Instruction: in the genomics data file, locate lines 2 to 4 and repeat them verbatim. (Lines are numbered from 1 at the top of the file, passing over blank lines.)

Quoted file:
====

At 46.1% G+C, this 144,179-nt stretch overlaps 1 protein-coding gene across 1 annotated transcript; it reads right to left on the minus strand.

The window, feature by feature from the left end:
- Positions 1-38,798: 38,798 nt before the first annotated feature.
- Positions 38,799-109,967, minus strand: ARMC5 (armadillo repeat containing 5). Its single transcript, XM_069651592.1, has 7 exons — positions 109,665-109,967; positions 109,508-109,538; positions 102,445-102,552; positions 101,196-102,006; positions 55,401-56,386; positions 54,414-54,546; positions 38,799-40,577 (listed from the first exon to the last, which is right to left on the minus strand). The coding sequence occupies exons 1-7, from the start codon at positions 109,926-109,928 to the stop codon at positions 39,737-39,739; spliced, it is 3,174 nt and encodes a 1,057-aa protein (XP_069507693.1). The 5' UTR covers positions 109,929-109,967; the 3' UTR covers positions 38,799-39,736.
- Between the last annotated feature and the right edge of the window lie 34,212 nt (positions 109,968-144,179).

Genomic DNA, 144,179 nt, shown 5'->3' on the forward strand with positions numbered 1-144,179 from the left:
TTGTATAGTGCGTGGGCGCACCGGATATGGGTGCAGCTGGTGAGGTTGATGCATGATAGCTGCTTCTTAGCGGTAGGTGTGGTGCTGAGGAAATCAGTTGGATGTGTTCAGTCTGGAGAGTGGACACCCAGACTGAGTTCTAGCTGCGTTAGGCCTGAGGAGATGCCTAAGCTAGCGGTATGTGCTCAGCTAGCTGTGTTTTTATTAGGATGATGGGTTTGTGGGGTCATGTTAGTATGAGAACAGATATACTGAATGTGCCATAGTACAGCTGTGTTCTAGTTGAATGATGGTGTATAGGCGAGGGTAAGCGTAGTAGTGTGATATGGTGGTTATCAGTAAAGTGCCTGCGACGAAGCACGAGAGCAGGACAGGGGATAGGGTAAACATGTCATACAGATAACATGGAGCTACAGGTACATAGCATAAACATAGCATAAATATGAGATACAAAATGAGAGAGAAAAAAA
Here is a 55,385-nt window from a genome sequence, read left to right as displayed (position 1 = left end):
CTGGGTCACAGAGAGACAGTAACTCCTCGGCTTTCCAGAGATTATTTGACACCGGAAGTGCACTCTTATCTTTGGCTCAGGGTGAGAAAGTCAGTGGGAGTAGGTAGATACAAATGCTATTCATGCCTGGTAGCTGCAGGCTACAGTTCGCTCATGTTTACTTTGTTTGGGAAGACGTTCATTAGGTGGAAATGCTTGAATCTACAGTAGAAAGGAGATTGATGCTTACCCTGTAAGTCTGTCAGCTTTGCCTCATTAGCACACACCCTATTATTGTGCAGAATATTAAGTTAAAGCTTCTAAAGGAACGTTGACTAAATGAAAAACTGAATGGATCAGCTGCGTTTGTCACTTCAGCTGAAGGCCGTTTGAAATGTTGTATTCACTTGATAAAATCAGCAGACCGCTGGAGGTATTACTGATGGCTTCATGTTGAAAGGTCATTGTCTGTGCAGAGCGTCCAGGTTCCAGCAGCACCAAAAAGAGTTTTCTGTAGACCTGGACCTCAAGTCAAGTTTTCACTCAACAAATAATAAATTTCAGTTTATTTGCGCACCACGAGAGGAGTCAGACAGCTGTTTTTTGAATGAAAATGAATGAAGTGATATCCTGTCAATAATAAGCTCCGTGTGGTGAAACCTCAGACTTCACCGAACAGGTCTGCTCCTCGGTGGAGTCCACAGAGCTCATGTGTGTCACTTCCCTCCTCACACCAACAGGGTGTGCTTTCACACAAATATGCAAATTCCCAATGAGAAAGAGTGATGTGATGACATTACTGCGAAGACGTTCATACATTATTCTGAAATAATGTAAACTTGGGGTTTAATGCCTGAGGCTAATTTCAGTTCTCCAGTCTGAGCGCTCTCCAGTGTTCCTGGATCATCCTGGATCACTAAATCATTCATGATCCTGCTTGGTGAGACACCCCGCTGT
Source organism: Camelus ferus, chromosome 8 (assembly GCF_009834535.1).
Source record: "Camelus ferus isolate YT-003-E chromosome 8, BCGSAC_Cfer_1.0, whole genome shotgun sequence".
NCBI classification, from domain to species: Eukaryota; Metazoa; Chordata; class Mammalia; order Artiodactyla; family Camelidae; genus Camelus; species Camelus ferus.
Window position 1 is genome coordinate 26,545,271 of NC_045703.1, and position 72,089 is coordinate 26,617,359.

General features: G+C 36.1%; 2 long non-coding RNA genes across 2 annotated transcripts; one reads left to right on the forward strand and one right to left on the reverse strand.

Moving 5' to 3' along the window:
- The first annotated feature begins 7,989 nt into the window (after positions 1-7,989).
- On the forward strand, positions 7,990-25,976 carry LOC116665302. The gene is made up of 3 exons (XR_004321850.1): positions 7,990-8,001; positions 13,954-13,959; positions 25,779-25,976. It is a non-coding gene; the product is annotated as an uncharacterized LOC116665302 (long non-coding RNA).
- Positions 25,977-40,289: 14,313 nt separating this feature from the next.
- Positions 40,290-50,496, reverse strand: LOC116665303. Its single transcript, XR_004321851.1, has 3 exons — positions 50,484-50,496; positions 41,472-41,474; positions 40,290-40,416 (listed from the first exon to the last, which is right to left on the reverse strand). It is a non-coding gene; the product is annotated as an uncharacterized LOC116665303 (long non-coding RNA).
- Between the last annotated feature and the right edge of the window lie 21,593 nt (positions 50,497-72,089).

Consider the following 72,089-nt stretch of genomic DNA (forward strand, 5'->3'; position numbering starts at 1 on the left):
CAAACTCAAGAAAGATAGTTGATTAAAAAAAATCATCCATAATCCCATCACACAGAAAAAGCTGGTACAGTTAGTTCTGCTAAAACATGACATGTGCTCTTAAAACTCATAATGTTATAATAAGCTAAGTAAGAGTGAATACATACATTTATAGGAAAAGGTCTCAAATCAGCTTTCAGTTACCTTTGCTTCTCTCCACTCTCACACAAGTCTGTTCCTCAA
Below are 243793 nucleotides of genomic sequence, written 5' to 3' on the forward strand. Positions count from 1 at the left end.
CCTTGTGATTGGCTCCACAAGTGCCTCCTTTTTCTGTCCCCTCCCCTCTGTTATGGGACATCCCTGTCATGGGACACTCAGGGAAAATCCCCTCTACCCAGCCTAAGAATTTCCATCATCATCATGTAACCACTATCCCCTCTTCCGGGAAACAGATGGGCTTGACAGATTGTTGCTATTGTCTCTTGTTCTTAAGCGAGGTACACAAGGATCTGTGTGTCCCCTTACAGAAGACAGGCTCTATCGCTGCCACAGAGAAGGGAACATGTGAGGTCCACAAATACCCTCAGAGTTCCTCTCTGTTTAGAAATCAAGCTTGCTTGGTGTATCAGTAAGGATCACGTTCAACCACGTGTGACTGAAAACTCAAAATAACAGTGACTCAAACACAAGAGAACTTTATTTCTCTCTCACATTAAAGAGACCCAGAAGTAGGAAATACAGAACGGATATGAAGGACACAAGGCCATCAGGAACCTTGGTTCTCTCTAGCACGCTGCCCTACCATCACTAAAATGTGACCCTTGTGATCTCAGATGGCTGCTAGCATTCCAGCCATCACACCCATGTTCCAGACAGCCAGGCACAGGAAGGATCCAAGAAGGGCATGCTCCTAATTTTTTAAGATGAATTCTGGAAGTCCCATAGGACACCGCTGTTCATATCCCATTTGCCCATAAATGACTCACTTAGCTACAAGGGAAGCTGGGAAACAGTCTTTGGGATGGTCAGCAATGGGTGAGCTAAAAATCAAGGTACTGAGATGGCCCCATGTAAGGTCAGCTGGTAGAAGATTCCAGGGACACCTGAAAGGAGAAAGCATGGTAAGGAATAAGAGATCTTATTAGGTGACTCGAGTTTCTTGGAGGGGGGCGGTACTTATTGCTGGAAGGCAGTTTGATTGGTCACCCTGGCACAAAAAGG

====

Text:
The window, feature by feature from the left end:
- Positions 1-38,798: 38,798 nt before the first annotated feature.
- Positions 38,799-109,967, minus strand: ARMC5 (armadillo repeat containing 5). Its single transcript, XM_069651592.1, has 7 exons — positions 109,665-109,967; positions 109,508-109,538; positions 102,445-102,552; positions 101,196-102,006; positions 55,401-56,386; positions 54,414-54,546; positions 38,799-40,577 (listed from the first exon to the last, which is right to left on the minus strand). The coding sequence occupies exons 1-7, from the start codon at positions 109,926-109,928 to the stop codon at positions 39,737-39,739; spliced, it is 3,174 nt and encodes a 1,057-aa protein (XP_069507693.1). The 5' UTR covers positions 109,929-109,967; the 3' UTR covers positions 38,799-39,736.